Online accounts such as PayPal, Apple Pay, and E-trade should also get updated. Check to make sure your spouse isn’t a signer or a beneficiary. If necessary, change your name on these accounts. You also need to ensure your utilities, digital subscriptions, and other household bills get transferred to your name. 

Understand divorce expenses

In Nevada, the cost of ending a marriage gets determined by several factors, including:

  • Whether or not the split gets contested;
  • The financial assets of the parties are complex;
  • Whether or not there are any concerns about custody; and
  • Whether or not a party requires assistance in locating a missing spouse.


The Nevada district court charges a filing fee of around $300, regardless of the type of divorce.

Attorney fees do not get included in the price—the majority of Nevada divorce attorneys bill by the hour, with a minimum retainer.

Each spouse will spend several thousand dollars on a typical contested divorce involving two attorneys. However, your costs may be higher or lower depending on how complicated your divorce is.

Plan and examine your post-divorce finances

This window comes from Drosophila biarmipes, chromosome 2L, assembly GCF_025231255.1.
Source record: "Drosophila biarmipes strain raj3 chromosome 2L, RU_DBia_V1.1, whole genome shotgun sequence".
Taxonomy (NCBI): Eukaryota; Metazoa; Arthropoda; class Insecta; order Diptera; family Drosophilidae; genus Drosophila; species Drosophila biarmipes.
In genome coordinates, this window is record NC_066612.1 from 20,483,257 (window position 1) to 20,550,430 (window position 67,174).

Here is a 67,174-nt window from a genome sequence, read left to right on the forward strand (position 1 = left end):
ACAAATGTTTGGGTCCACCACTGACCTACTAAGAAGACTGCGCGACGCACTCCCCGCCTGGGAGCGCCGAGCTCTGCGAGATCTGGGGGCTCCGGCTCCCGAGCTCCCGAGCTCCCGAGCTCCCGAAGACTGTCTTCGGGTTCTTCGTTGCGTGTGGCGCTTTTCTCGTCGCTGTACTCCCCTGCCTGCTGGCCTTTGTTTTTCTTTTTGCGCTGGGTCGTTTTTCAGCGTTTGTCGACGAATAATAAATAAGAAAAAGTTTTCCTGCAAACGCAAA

Divorce affects your finances in several ways: you may lose your spouse’s income, return to work, pay child support, or relocate (more on that in a minute). The financial losses can be challenging for single parents who have sole custody of their children. As a result, it’s critical to be realistic about your financial situation. Make sure to plan out your post-divorce household finances and budget. Consider raising your monthly income, especially if you have children you need to support.

7. Making decisions based on what's best for your children

Divorce also affects a married couple’s children and their future. If you have kids, make sure to address the following issues when planning for your divorce.

  • Child custody: Do you want to share custody of your children with the other party? Will one of you have primary custody, and the other have visitation?
  • Parenting Schedule: When will the kids be with you? On which days do you spend time with your partner? How will the vacations be divided?
  • Child support: How will each spouse support the child? Child support in Nevada gets calculated using a set percentage of the non-custodial parent’s gross monthly income. The exact amount gets determined by the number of minor children in the household.
  • Tax credit: When you have a child, who gets the tax credit? A judge may order that one parent receives the tax credit in even years while the other receives it in odd years.